Course leader: Julia Steding
Graduate school: Faculty of Arts
Course fee: 0.00 DKK
Status: Course is open for application
Semester: Fall 2022
Application deadline: 07/08/2022
Start date: 09/09/2022
Administrator: Henriette Jaquet
All students are put on a waiting list until we reach the application deadline.
Economic circularity is the ability of a society to reduce waste by recycling, reusing, and repairing raw material and finished products. The concept has received momentum in academia due to contemporary environmental concerns. Despite the recent surge of interest, economic circularity has not been fully addressed as a macrophenomenon by historical and archaeological studies, even though it appears on all levels of the economy. Buildings were renovated or used as quarries for new constructions, and artifacts of all kinds of materials were repaired and recycled on a regular basis.
In this course we will explore different approaches and methodologies to study reuse practices and learn more about the implementation of circularity processes into the model of ancient economies. Key questions may include (but are not limited to):
1.) What are these reuse processes and how do we define them?
2.) How can reuse processes in an economic system be studied in more detail and more comprehensively?
3.) What data and what approaches are needed to study circularity more comprehensively?
4.) How can archaeoscience and other methodologies contribute to our understanding of reuse practices in the past?
The course will be hosted at the Centre for Urban Network Evolutions (UrbNet). Research at UrbNet and within the Circular Economy and Urban Sustainability in Antiquity Project (Aarhus University) is addressing these topics, trying to build a more complex understanding of ancient circularity as a driving force for the development of urban centres and networks.
Together with the guest lecturers and PhD students we will thus investigate the aspects of reuse and circularity in the archaeological record and in textual sources, to contribute to a more holistic picture of ancient economies. Although circularity is a global phenomenon, the main focus of this event will fall on urban societies from the Roman period to the Middle Ages in Europe.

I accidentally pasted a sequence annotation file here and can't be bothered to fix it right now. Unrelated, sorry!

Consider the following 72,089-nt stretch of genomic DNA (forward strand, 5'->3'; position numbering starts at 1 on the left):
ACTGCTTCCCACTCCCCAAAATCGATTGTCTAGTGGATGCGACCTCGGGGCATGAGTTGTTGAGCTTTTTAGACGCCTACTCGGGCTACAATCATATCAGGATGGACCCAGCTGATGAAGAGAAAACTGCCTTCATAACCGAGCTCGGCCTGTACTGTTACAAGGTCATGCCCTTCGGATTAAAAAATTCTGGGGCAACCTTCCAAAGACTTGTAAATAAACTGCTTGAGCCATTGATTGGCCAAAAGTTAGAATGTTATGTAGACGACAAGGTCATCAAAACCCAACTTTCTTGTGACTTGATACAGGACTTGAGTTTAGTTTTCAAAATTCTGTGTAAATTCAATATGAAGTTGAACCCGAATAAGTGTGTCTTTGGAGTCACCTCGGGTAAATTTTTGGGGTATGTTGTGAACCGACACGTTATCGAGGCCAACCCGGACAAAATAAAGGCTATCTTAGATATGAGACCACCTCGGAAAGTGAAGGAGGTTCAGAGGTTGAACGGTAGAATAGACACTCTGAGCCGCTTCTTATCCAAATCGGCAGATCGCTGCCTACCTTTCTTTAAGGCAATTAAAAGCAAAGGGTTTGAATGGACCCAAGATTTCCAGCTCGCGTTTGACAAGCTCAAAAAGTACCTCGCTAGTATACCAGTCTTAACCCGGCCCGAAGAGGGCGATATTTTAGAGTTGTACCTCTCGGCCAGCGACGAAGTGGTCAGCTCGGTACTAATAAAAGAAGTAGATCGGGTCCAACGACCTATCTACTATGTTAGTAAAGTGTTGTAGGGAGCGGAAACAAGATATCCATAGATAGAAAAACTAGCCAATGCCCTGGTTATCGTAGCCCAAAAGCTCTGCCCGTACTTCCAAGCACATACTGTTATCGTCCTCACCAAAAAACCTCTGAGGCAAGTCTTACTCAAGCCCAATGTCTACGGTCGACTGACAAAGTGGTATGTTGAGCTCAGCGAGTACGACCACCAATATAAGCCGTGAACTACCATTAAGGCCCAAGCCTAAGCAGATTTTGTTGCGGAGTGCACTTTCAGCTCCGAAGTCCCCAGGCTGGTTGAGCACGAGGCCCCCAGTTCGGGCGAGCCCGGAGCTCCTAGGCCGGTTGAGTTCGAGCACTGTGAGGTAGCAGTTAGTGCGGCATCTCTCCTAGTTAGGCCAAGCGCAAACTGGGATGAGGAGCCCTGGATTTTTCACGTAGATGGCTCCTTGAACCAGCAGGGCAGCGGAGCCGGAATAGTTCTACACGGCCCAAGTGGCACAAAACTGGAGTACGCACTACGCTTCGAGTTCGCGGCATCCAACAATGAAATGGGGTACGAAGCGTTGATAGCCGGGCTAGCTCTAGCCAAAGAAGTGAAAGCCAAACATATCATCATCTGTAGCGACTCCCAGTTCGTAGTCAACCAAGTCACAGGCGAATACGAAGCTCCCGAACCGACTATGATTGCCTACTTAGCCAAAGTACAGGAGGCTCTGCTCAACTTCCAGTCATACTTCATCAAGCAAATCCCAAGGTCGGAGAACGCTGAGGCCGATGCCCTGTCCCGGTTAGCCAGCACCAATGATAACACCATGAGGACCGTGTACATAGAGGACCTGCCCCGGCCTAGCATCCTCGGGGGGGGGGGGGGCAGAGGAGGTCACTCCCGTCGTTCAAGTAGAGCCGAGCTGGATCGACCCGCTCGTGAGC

Students are expected to provide a case study that they will present at the course. The exact format of this will be adjusted according to the number of participants. The PhD students will thus actively contribute to the course by presenting their own research. In so doing, the course aims to provide the participants with a forum to discuss their work with peers and specialists and to receive feedback.
The aim is to encourage students from classical and medieval archaeology and history to consider and discuss the potential of applying a wide range of approaches to their own research.
The course will offer research-led teaching on case studies, methods and techniques for the study of reuse practices in premodern economies.
It will focus on two main objectives:
• Understand and define circular proccesses and implement them in the economic models of past societies.
• Learn about methods and approaches that help our understanding of circular processes.
Early and late stage PhD.
Lectures and presentations.
Dr Cristina Boschetti, UrbNet
Dr Emanuele E. Intagliata, Università degli Studi di Milano
Prof Alexis Wilkin, Université Libre de Bruxelles
Prof Allyson McDavid, The New School, Parsons School of Design, New York
Dr Thomas Birch, Moesgaard Museum
Dr Jonathan R. Wood, University College London
Centre for Urban Network Evolutions, Aarhus University (Campus Moesgaard), building 4230
Once the participation to the course has been confirmed, each participant has to submit the following by 21st August.
· A case study of 3-4 pages (including bibliography), which deals with the topic of the course. The cases can relate to an own project, previous experience, or a case inspired by academic literature. These will be pre-circulated among the guest speakers and PhD students before the course.
The participants will be required to present their case study. The presentation will last approximately 10 mins (depending on the number of participants) and will be followed by a Q&A session in which the students will receive feedback by the lecturers and their peers.
- 09 September 2022 08:30 - 17:00